- change ups
Housing market hindering retirement communities
A major component of many retirees’ net worth is their house or condo, and that fact triggered a lot of ongoing headaches for continuing care residential communities when real estate values plummeted in the onset of the Great Recession.
A lot of continuing care residential communities, or CCRCs — which are mainly nonprofit, faith-based entities — have had to adjust their pricing downward, and many also have gone to the root of the problem by promising to help new residents sell their former homes.
Holland Home has gone so far as to buy some of those properties as a last resort.
“People were telling us, ‘I want to move into a Holland Home community but I have got to sell my house first,’” said Chris Nicely, vice president of marketing at Holland Home.
That’s when Holland Home, a 118-year-old community that is the 39th largest CCRC in the U.S. with 723 residential units, introduced its Home Buy-Out Program.
Under the agreement, the owner of a house or condo puts it on the market and moves to Holland Home. If it has not sold within six months, Holland Home will buy the property for 91 percent of the final appraised value. The asking price is determined by averaging two appraisals, one arranged by the homeowner and the other by Holland Home.
Nicely said Holland Home has entered into 83 buy-out agreements and has had to buy 19 houses or condos that did not sell within six months. All 19 have since been “flipped” to new owners, with the help of Greenridge Realty.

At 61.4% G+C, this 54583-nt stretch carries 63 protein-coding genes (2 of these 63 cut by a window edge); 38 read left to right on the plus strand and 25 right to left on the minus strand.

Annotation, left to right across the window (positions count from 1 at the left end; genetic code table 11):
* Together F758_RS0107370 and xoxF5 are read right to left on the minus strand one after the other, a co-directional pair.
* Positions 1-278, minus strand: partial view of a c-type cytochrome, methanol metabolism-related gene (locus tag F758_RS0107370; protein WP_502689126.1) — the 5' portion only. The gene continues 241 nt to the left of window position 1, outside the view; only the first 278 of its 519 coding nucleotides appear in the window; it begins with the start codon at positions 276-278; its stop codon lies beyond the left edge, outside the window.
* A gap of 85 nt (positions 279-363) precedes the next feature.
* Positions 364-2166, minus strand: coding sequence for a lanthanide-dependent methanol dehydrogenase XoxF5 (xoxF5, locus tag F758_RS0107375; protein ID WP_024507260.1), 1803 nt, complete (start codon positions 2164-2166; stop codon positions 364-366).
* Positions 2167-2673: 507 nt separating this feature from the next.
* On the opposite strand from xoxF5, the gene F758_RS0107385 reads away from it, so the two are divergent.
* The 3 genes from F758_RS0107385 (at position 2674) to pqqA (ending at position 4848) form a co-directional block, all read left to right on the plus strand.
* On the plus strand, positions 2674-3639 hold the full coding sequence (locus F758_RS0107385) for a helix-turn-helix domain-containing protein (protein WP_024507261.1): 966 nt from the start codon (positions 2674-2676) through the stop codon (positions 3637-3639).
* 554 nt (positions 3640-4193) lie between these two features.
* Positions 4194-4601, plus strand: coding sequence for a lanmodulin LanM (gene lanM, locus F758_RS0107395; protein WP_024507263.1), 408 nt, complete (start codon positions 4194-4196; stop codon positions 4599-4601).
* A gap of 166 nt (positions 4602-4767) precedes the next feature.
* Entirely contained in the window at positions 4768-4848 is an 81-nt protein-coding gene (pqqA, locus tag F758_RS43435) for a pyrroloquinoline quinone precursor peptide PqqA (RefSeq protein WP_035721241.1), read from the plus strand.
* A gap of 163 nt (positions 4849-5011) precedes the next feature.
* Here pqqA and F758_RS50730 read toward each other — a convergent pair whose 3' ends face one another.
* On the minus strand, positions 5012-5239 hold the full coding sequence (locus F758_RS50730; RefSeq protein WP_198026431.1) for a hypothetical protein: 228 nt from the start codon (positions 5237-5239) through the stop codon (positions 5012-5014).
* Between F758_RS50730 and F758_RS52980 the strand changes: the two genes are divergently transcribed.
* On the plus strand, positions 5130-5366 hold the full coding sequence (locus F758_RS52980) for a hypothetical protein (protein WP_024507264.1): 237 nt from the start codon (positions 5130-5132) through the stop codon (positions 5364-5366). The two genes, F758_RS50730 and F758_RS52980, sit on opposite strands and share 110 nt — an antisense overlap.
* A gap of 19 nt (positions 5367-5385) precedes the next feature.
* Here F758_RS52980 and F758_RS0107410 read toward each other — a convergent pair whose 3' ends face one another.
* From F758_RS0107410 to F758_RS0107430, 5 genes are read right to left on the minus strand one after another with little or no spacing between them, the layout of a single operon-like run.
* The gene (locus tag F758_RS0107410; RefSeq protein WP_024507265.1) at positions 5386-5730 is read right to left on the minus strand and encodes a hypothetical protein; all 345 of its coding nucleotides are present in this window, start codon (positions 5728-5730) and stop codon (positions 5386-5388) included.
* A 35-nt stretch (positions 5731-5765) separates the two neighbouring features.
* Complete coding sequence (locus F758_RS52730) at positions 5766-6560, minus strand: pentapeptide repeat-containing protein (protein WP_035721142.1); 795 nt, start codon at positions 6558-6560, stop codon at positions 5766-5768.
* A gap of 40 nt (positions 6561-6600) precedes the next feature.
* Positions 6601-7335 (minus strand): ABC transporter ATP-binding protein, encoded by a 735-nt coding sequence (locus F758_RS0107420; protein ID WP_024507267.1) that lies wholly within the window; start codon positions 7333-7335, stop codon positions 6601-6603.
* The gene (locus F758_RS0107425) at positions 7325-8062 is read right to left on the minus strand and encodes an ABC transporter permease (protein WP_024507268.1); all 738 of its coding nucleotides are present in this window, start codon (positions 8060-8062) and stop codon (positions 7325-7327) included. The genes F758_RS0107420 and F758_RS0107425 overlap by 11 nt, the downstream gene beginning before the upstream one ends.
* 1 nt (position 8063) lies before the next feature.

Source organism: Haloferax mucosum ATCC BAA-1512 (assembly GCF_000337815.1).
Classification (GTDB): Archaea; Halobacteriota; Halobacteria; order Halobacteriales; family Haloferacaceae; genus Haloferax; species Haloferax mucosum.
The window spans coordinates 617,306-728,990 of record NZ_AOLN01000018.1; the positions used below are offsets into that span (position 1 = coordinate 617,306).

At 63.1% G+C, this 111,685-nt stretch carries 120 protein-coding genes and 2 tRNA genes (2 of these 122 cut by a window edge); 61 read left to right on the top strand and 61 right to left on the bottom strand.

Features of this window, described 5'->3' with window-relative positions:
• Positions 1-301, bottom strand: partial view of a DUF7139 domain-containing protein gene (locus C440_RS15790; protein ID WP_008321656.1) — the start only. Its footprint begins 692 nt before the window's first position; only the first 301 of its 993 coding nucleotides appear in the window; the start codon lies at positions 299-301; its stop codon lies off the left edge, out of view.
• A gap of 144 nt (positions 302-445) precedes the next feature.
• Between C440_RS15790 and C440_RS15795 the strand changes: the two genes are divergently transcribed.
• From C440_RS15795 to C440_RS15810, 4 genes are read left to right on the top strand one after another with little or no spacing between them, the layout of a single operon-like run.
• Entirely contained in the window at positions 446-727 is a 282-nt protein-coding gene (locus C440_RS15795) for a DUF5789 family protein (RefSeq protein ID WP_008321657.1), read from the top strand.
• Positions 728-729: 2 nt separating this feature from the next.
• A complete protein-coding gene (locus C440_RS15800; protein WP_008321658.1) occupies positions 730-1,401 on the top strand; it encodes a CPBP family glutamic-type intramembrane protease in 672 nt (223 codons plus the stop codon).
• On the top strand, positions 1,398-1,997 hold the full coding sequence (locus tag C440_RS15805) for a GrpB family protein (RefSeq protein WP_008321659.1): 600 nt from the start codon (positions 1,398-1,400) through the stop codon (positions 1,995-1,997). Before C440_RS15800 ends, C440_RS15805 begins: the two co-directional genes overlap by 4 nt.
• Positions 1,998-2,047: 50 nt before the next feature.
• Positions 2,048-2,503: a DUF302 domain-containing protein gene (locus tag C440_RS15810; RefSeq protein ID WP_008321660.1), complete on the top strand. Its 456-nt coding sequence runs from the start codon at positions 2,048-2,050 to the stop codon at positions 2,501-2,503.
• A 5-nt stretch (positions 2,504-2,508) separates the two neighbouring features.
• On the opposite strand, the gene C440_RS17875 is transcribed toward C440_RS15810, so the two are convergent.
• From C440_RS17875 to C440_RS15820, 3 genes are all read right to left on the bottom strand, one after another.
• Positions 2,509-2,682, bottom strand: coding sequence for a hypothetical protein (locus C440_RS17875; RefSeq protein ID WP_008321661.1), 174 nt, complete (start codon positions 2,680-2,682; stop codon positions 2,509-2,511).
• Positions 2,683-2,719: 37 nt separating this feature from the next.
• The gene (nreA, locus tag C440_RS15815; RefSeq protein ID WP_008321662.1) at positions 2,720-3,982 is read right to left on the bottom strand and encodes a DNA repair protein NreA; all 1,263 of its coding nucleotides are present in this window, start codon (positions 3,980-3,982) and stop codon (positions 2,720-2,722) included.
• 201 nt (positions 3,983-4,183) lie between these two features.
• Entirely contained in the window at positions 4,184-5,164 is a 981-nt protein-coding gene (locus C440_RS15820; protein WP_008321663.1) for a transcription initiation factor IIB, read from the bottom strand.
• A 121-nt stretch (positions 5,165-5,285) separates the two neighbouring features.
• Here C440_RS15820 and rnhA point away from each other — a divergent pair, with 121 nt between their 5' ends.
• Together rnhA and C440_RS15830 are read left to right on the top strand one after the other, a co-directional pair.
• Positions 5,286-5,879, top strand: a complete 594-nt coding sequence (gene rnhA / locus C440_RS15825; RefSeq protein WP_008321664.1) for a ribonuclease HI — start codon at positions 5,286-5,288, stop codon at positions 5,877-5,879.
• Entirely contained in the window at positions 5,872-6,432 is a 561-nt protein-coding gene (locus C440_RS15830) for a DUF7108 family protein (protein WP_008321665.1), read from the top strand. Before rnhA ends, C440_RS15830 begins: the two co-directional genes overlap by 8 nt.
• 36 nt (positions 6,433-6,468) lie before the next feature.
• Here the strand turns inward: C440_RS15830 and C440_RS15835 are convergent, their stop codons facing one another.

About those 19 properties: “The bad news is, we take a loss. The good news is, we don’t take a bath,” joked Nicely, because the loss on the flip has turned out to be less than anticipated.
Nicely said more and more retirement communities are going to the buy-out program to keep new people moving in, although Holland Home was the first to do so in Grand Rapids.
Waterford Place in Jenison, which is part of Sunset Retirement Communities and Services, adopted a similar home purchase guarantee after it opened in late 2009. Executive director Nicole Swart said about 40 of its 84 independent living units now are occupied, and more than half are spoken for.
Ten years ago or more, she said, a new development like Waterford Place would typically have taken from six months to a year to fill up. Now the estimate is three to three and a half years. The much shorter time span to fill new units was back when “homes were selling in 30 days,” she noted.
“We saw what was happening to people, not being able to move in to the community because they need the proceeds from the sale of their home to purchase their lease,” said Swart.
Swart said five houses or condos are now in its Home Purchase Promise program and five more are pending. The program was launched in March 2010.
Recently, she said, the Sunset organization followed through on its guarantee and bought its first property “and it sold three weeks later,” she said.
Swart said the very soft real estate market was the main reason Sunset launched the guaranteed home purchase program to entice new residents. “People were very concerned” about the prospect of trying to sell their homes, she said. “They didn’t want to be in that situation where they just sat on it for months and months — if not years.”
The Home Purchase Promise “gives them certainty and a safety net” at the end of the six-month period, “knowing their home will be sold. So they can plan accordingly and not have to worry ‘is mine going to be one that sits on the market for two years and not sell?’”
Waterford Place partnered with two real estate brokerages to work with homeowners who enter into a Home Purchase Promise agreement. The brokers, Greenridge Realty and David Miedema Realty of Jenison, represent the owners and try to get the property sold within six months. If it doesn’t sell and Sunset buys it, then the agents represent Sunset.
Having an arrangement with two separate brokers “gives (the seller) an option,” said Swart. Some seniors prefer to work with a “local” broker who is known specifically in that community, such as Miedema.